A Father’s Love


Today’s #bloganuary question is: “What is the earliest memory you have?”

I thought about this quite a bit today. First and foremost, I was excited to do the illustration because I suck at hands and I wanted to get some practice by working on this girl’s pensive pose. I’m learning that it works best to do one finger at a time rather than going in and out with the lines to create weird mitten fingers. I think I’m making some improvement!

Now that the image is done, I thought I’d share the first memory I have of my father. I think this memory stuck in my mind because I was traumatized to a certain degree. At first anyway. Continue reading →

Learning to Fly

Stories We Tell

A Fictional Series


After my mother passed away, I was totally without family. I never knew my biological father, and my mother had no relatives to speak of. She never talked about her past, so I had no idea if I had any family who were living – or where they might be.

While social services tried to work things out, I was sent to live with the Cross family. I could tell right away that Dizzy and David weren’t used to kids. They were really nice people, but they had a nervous air about them – an uneasiness that a couple might have when they bring home a new baby. Continue reading →

Memories Cherished

I can see the roses,

Engraved atop your door,

Like a photograph,

Etched into my mind.

I can feel the warmth,

Of the love that lived inside,

The light flickering through,

Making the petals sway.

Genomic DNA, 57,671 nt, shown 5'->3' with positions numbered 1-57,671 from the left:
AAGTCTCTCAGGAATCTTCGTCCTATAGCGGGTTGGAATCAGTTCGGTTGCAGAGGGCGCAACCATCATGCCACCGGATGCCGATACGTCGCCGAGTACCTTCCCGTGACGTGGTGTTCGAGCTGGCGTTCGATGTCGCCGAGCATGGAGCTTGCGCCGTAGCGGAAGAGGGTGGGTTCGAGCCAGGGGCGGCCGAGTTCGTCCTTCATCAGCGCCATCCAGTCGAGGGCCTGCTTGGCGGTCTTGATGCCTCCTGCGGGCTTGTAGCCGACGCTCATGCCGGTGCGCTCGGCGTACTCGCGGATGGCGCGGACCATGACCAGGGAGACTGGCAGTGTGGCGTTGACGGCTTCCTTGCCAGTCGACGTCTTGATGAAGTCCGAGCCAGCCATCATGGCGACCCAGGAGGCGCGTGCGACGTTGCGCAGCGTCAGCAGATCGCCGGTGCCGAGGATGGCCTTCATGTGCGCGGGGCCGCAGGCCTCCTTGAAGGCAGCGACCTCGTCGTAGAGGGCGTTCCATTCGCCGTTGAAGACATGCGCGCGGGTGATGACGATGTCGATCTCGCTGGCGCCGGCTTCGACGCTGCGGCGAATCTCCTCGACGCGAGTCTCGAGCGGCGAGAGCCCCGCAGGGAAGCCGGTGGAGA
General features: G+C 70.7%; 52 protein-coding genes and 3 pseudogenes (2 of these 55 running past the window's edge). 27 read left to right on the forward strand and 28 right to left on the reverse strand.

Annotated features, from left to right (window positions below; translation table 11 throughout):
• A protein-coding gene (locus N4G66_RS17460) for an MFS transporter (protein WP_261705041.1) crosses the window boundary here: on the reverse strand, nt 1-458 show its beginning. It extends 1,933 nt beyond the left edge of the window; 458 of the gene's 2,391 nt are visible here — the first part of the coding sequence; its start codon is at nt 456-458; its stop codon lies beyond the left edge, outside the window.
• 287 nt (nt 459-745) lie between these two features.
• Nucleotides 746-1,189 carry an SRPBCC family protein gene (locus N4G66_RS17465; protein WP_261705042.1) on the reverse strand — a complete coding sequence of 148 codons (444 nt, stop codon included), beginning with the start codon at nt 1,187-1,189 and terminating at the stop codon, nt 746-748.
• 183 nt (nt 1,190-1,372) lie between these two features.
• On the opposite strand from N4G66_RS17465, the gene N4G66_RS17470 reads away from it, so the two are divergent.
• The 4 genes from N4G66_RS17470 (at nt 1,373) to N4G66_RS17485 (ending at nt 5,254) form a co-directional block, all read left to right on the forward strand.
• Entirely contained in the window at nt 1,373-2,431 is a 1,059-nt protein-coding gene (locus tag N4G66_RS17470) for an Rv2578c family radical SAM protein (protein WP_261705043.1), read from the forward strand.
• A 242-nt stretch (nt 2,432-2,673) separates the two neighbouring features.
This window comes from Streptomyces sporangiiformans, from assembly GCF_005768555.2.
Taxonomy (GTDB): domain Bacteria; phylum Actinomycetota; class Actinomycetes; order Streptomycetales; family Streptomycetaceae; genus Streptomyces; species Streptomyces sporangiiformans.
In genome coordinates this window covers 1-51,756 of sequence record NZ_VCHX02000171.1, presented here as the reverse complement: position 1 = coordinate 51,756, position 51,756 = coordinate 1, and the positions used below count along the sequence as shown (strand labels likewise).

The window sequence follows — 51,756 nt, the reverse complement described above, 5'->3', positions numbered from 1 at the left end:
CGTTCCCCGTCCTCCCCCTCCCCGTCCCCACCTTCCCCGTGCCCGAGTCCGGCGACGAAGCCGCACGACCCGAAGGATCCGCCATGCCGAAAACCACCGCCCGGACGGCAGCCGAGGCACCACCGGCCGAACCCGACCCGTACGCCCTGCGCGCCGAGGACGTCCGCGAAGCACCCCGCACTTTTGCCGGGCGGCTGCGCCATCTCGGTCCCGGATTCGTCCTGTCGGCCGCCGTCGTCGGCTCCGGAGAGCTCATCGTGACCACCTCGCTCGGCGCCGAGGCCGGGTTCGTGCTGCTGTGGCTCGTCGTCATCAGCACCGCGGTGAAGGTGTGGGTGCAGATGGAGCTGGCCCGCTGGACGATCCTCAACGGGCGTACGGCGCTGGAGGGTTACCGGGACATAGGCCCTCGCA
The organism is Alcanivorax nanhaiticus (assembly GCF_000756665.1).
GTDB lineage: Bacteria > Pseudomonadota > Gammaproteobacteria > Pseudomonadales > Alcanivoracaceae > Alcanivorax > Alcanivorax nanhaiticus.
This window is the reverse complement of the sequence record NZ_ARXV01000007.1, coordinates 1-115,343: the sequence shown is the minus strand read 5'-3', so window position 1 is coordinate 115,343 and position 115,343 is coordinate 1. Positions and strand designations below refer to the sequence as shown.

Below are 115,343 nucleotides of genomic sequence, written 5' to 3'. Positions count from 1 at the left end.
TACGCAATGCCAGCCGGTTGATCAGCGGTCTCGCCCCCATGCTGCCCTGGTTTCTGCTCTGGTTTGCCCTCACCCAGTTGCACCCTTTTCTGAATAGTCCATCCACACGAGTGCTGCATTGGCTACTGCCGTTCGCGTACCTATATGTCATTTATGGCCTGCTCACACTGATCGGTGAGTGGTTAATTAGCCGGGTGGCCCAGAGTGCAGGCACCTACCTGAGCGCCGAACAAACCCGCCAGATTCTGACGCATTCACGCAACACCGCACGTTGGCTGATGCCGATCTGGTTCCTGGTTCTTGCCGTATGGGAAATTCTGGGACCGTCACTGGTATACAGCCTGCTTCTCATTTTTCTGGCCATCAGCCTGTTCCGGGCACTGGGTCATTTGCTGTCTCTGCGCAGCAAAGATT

The entrance is weathered now,

It’s colors, bleached by the sun.

And paint chips…

They fall like tears.

A lifetime of memories,

We have made here together,

But it is time to move on.

And I will miss you…

My Home Sweet Home.


Welcome to my new series: Windows

First of all, I was inspired to write this poem by Ronovan Writes Haiku Challenge: Home & Weep. I tried to write a Haiku, I really did, but I needed more words. I’ll give that another shot in the next day or two!

The window that I photographed is on a door here at our house, and it is the entrance to my dad’s old workroom. That, in itself, is enough to bring up cherished memories. But I was focusing more on how it must feel when you have to sell the home that you grew up in. A home that has been in the family for generations… seeing a new married couple blossom into pregnancy, and then children, grandchildren, and even great grandchildren. I haven’t had to experience this yet, but it is inevitable at some point down the road and I’m sure it will be an emotional time for many of us. I was trying to imagine what will go through our minds when the times comes.

Anyway, I gave the photograph a “sketch” effect to help improve the look of it (the door really is old and weathered) and I’m much happier with it this way. It looks more like a memory than an actual snapshot. I like that.

That’s about all for now. Thanks for reading or stopping by!


Home is not a place, it’s a feeling.